Sandra Cannon: No ready-made plans for dealing with dementia

Dementia and Alzheimer’s disease have touched many of us. My uncle has Alzheimer’s. He does not remember us. He calls all women “girl,” even my mother. Sometimes he thinks she is his mother. My mother has dementia. Sometimes she calls me several times a day to ask me the same question. I try to be patient and change the subject, only to be called again.

Mama used to travel on vacations with us. The last time we took her with us, it was not pleasant. She wanted to return home immediately after arrival and tried to bribe my children to drive her several hundred miles back home. We surmised that she was attached to her familiar surroundings. We made her stay. She had a good time. However, every day was a struggle to get her to enjoy herself.

I am thankful that Mama asked me to pay her bills. She would not have insurance, heat or lights if she were still trying to keep up. She sometimes forgets that I pay her bills and calls me every few months because she wants to know how to pay this or that bill. I remind her that her bills are paid online and she should not worry. However, worry she does because her mind tells her that something is wrong. She gets agitated. How do you take away the things that they were used to doing for themselves in order to save them from their new selves?

My siblings and I do not live in Mama’s city. We are thankful that my aunt moved in with her. The part-time caretaker we hired said if we moved Mama from her house away from her familiar surroundings, it might kill her. So, we make accommodations and try to keep her happy in her home. Mama would not leave her house because it reminds her of Daddy, who died more than five years ago.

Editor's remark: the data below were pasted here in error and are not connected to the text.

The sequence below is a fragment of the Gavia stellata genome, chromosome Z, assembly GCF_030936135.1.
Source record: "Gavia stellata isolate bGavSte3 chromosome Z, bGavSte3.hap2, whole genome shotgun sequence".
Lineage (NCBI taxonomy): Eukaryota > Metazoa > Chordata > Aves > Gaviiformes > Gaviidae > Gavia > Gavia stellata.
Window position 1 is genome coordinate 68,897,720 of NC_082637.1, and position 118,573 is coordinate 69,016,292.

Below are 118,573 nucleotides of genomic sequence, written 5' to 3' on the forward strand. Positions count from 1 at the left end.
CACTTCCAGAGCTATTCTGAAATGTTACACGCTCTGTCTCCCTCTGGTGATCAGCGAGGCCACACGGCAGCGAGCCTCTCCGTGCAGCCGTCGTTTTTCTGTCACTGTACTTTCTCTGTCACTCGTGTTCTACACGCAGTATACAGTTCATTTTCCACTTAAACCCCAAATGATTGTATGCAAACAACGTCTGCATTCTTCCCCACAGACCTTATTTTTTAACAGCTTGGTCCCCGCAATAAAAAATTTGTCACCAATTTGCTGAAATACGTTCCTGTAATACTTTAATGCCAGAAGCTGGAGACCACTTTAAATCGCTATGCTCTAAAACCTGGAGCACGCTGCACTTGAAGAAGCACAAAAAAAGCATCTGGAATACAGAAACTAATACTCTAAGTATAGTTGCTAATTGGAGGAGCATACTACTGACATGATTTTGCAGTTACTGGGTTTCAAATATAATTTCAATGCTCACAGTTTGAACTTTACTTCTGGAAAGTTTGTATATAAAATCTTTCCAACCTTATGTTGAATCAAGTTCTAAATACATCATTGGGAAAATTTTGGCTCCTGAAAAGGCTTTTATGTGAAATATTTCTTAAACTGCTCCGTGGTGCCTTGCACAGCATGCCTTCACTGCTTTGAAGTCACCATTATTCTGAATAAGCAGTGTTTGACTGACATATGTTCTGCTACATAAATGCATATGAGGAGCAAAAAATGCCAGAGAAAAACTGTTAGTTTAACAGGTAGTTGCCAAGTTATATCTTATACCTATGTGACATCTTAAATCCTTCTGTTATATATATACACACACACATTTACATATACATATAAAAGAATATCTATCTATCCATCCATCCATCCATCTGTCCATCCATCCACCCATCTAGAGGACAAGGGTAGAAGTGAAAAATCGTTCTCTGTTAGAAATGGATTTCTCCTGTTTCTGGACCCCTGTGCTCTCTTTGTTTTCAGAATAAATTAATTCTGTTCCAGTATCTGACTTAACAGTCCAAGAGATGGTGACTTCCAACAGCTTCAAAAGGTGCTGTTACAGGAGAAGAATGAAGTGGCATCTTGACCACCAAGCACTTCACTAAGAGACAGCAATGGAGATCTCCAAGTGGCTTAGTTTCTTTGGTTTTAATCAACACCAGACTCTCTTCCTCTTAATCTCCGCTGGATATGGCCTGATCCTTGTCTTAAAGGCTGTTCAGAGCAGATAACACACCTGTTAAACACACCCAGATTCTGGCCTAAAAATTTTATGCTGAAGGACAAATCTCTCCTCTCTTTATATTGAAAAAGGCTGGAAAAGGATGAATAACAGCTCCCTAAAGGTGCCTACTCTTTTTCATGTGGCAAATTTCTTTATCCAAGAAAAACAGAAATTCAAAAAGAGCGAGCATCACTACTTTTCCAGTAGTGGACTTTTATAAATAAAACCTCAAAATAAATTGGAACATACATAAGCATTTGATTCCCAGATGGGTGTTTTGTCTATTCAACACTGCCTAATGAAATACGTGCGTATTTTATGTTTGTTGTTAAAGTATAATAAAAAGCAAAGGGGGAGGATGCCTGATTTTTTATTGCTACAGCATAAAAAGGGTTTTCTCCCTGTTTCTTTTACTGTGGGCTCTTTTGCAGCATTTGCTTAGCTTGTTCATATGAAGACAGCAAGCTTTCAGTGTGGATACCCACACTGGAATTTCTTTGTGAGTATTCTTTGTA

We found a wonderful senior citizen center for Mama to attend. She can eat (she weighs less than 90 pounds), go on field trips, paint, read, exercise and talk (her favorite pastime). She is up every morning and dressed to catch the shuttle and enjoy the day with her new friends at the center. I wish we had found this center when Daddy retired. Daddy would have been the center of attention at the center. He was jovial and a good guy. Mama has always been more confrontational. In other words, she likes to argue and fuss. The center gives her a stage.

As we try to figure out how to assist our parents with dementia and Alzheimer’s, we do so by trial and error. There are no cookie-cutter solutions. People will talk about us and say we are not doing enough, especially when we live a distance from our loved one. We do the best we can to make them happy and comfortable. I learned that I cannot go into my mother’s home, try to straighten it out and make it tidy like my house. She has her stuff and she loves the clutter. It reminds her of happier times with Daddy. I am resigned.

For now, we are moving forward with this plan for Mama. Tomorrow the plan might change. As my siblings and I try to make adjustments from a distance, we do the best we can and try to be of one accord. Mama often tells us she is grateful for what we do for her. We remind her that once she did everything for us.

Sandra Cannon: No ready-made plans for dealing with dementia » Knoxville News Sentinel

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